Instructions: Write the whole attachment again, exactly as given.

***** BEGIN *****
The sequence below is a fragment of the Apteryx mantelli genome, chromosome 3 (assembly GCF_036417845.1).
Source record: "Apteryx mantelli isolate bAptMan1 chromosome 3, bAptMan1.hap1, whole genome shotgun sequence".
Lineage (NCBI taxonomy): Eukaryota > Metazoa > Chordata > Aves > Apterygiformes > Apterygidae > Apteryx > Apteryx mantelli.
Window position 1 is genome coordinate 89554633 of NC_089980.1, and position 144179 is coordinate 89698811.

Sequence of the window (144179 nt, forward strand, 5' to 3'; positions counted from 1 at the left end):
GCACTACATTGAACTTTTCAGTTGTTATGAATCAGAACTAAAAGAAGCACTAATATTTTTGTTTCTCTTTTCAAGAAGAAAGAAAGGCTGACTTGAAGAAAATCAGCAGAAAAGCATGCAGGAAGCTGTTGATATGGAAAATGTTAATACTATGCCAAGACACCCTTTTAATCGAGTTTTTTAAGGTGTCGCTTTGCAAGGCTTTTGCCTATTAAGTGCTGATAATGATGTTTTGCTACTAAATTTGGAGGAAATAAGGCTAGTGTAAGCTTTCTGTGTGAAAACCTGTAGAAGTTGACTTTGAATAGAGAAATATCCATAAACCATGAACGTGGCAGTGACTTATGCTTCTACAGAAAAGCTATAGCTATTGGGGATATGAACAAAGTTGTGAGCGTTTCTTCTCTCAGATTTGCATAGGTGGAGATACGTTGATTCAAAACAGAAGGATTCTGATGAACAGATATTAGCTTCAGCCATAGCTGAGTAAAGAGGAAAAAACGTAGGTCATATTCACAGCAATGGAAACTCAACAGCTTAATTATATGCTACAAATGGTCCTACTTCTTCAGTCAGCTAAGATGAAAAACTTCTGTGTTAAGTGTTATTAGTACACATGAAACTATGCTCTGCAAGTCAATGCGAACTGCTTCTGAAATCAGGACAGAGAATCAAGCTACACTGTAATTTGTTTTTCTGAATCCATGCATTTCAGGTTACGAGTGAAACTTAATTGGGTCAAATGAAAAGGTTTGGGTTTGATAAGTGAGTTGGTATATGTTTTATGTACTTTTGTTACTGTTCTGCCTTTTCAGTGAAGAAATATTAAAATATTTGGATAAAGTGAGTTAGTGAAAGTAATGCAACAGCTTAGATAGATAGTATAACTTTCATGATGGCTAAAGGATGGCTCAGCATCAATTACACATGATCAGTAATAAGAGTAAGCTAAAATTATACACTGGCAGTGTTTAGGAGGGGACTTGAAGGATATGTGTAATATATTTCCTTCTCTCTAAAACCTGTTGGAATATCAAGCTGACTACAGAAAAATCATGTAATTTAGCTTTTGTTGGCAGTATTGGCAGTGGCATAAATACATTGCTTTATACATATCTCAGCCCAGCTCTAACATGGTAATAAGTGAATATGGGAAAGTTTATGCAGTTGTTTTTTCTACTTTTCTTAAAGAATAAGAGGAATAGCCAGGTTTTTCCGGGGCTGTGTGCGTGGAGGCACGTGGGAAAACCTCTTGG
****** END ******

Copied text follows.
The sequence below is a fragment of the Apteryx mantelli genome, chromosome 3 (assembly GCF_036417845.1).
Source record: "Apteryx mantelli isolate bAptMan1 chromosome 3, bAptMan1.hap1, whole genome shotgun sequence".
Lineage (NCBI taxonomy): Eukaryota > Metazoa > Chordata > Aves > Apterygiformes > Apterygidae > Apteryx > Apteryx mantelli.
Window position 1 is genome coordinate 89554633 of NC_089980.1, and position 144179 is coordinate 89698811.

Sequence of the window (144179 nt, forward strand, 5' to 3'; positions counted from 1 at the left end):
GCACTACATTGAACTTTTCAGTTGTTATGAATCAGAACTAAAAGAAGCACTAATATTTTTGTTTCTCTTTTCAAGAAGAAAGAAAGGCTGACTTGAAGAAAATCAGCAGAAAAGCATGCAGGAAGCTGTTGATATGGAAAATGTTAATACTATGCCAAGACACCCTTTTAATCGAGTTTTTTAAGGTGTCGCTTTGCAAGGCTTTTGCCTATTAAGTGCTGATAATGATGTTTTGCTACTAAATTTGGAGGAAATAAGGCTAGTGTAAGCTTTCTGTGTGAAAACCTGTAGAAGTTGACTTTGAATAGAGAAATATCCATAAACCATGAACGTGGCAGTGACTTATGCTTCTACAGAAAAGCTATAGCTATTGGGGATATGAACAAAGTTGTGAGCGTTTCTTCTCTCAGATTTGCATAGGTGGAGATACGTTGATTCAAAACAGAAGGATTCTGATGAACAGATATTAGCTTCAGCCATAGCTGAGTAAAGAGGAAAAAACGTAGGTCATATTCACAGCAATGGAAACTCAACAGCTTAATTATATGCTACAAATGGTCCTACTTCTTCAGTCAGCTAAGATGAAAAACTTCTGTGTTAAGTGTTATTAGTACACATGAAACTATGCTCTGCAAGTCAATGCGAACTGCTTCTGAAATCAGGACAGAGAATCAAGCTACACTGTAATTTGTTTTTCTGAATCCATGCATTTCAGGTTACGAGTGAAACTTAATTGGGTCAAATGAAAAGGTTTGGGTTTGATAAGTGAGTTGGTATATGTTTTATGTACTTTTGTTACTGTTCTGCCTTTTCAGTGAAGAAATATTAAAATATTTGGATAAAGTGAGTTAGTGAAAGTAATGCAACAGCTTAGATAGATAGTATAACTTTCATGATGGCTAAAGGATGGCTCAGCATCAATTACACATGATCAGTAATAAGAGTAAGCTAAAATTATACACTGGCAGTGTTTAGGAGGGGACTTGAAGGATATGTGTAATATATTTCCTTCTCTCTAAAACCTGTTGGAATATCAAGCTGACTACAGAAAAATCATGTAATTTAGCTTTTGTTGGCAGTATTGGCAGTGGCATAAATACATTGCTTTATACATATCTCAGCCCAGCTCTAACATGGTAATAAGTGAATATGGGAAAGTTTATGCAGTTGTTTTTTCTACTTTTCTTAAAGAATAAGAGGAATAGCCAGGTTTTTCCGGGGCTGTGTGCGTGGAGGCACGTGGGAAAACCTCTTGG